Think of cohort default rates in waves. By the time a draft rate is released for one cohort year, the year behind it is 81 percent complete. For example, the three-year 2011 draft rates were released in mid-February of 2014. If a college’s 2011 draft rate exceeded 30 percent, it is very likely that the 2012 rate would follow a similar trajectory.
The issue with student default rates
At the time the 2011 rate was released in February, only seven months remained in the calculation period for the 2012 rate. Any intervention effort focused on the 2012 cohort would be severely limited simply by a lack of time. If a college waits until an official cohort rate is released in mid-September 2014 to take action, it will only have two weeks remaining in the calculation period for the 2012 cohort default rate.
College administrators need to focus on the entire picture and be proactive as students initially enter repayment status and when cohort rates close. By monitoring all active student loan repayment cohorts, colleges can determine if resources need to be directed to default prevention initiatives, when to begin the outreach initiatives, and where to target the efforts.
Student repayment status data collection and aggregation can be cumbersome and burdensome for college financial aid administrators; however, third-party organizations provide software or turnkey data collection and monitoring services.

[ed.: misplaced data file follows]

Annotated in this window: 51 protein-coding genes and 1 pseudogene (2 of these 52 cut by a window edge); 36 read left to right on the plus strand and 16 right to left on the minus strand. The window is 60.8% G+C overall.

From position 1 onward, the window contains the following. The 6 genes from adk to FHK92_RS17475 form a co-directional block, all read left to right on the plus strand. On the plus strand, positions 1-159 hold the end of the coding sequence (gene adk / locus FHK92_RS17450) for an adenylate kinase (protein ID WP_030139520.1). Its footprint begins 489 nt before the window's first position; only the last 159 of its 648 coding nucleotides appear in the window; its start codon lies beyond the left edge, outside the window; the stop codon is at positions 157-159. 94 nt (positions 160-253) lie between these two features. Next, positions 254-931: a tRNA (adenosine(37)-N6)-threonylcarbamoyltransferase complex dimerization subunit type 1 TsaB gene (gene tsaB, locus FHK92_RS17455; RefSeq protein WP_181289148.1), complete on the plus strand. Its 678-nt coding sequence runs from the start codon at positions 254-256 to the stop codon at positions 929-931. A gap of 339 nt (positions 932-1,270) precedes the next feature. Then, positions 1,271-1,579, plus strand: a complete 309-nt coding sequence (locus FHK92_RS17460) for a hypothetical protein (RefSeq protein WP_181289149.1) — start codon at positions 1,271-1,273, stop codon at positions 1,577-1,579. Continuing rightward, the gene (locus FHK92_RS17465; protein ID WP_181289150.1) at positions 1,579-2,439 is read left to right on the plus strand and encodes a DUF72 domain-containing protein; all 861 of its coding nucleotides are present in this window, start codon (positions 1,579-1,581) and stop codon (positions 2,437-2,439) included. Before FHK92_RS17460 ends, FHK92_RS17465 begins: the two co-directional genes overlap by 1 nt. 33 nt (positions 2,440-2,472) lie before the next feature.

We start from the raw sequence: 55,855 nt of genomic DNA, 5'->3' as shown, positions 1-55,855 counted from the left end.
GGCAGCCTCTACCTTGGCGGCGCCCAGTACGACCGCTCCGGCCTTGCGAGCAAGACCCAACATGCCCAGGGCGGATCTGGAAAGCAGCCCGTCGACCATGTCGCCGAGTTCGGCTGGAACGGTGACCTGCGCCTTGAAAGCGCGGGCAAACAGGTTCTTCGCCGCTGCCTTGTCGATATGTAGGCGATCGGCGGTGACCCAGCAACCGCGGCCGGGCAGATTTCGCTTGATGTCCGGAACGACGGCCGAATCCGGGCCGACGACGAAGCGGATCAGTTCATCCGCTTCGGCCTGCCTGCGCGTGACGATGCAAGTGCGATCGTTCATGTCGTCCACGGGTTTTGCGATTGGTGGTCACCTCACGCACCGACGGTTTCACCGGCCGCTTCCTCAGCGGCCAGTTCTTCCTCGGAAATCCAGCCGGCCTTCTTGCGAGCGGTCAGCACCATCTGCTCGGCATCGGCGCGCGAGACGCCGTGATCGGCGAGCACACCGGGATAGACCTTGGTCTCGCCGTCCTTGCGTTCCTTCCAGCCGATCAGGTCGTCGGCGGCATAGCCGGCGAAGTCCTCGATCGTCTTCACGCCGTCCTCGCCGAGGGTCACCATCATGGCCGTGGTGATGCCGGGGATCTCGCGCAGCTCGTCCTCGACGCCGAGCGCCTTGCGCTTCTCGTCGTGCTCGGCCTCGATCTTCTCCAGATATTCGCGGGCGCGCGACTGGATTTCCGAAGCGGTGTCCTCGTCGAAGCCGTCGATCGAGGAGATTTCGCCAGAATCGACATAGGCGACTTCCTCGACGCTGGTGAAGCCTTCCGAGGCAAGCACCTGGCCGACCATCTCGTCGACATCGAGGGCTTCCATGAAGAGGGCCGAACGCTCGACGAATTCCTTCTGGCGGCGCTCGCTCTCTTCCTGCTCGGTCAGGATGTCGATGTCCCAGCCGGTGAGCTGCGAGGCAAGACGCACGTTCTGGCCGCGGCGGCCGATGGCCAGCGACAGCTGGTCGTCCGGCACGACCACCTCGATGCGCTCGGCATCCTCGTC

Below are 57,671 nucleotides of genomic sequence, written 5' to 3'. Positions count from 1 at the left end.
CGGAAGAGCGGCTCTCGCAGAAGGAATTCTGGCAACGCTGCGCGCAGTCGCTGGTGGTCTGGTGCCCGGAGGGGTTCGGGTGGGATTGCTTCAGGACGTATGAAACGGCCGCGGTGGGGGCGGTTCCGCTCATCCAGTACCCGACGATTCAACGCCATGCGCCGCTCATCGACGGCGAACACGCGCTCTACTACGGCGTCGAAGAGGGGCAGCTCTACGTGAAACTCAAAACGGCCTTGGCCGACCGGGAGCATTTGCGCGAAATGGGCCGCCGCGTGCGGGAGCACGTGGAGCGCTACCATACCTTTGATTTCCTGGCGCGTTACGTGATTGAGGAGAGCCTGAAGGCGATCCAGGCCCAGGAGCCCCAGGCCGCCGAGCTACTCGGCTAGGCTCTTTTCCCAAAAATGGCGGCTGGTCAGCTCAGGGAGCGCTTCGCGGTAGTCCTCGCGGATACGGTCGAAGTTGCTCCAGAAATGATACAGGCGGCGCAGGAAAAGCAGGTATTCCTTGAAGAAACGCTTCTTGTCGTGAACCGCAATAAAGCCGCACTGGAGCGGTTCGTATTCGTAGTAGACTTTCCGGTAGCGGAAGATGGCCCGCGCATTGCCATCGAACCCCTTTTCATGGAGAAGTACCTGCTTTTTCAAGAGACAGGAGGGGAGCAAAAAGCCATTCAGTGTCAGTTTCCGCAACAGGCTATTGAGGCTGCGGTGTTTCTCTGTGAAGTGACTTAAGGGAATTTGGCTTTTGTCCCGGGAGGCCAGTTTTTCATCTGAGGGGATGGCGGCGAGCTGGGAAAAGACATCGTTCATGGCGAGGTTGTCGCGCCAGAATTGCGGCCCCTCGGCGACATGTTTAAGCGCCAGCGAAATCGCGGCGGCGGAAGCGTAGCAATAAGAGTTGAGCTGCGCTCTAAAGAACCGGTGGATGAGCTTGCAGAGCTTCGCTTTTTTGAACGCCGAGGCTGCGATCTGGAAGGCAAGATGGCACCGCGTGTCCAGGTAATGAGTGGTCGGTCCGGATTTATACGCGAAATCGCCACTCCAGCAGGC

Triage for high-risk borrowers
College financial aid administrators provide entrance and exit counseling for student loan borrowers when the initial loan originates and again when the borrower drops to less than half time, graduates, or withdraws from school. Counseling may be delivered online, in person, or in a classroom setting. While the information provided can be very helpful for borrowers, many need one-on-one counseling later in the repayment cycle.
Community college borrowers may be less experienced with debt and intimidated by servicing and collection efforts on behalf of assigned loan servicers. More and more colleges have elected to provide targeted, one-on-one counseling to borrowers who become delinquent during the repayment cycle. This triage counseling is performed at critical points during the repayment cycle by college staff, a third-party entity, or a combination of the two.
The most effective triage counseling programs first determine why the borrower is unable to make a loan payment. Understanding the unique circumstances that may impact the individual borrower is an essential step in finding a repayment solution that will allow the borrower to be successful over the long term.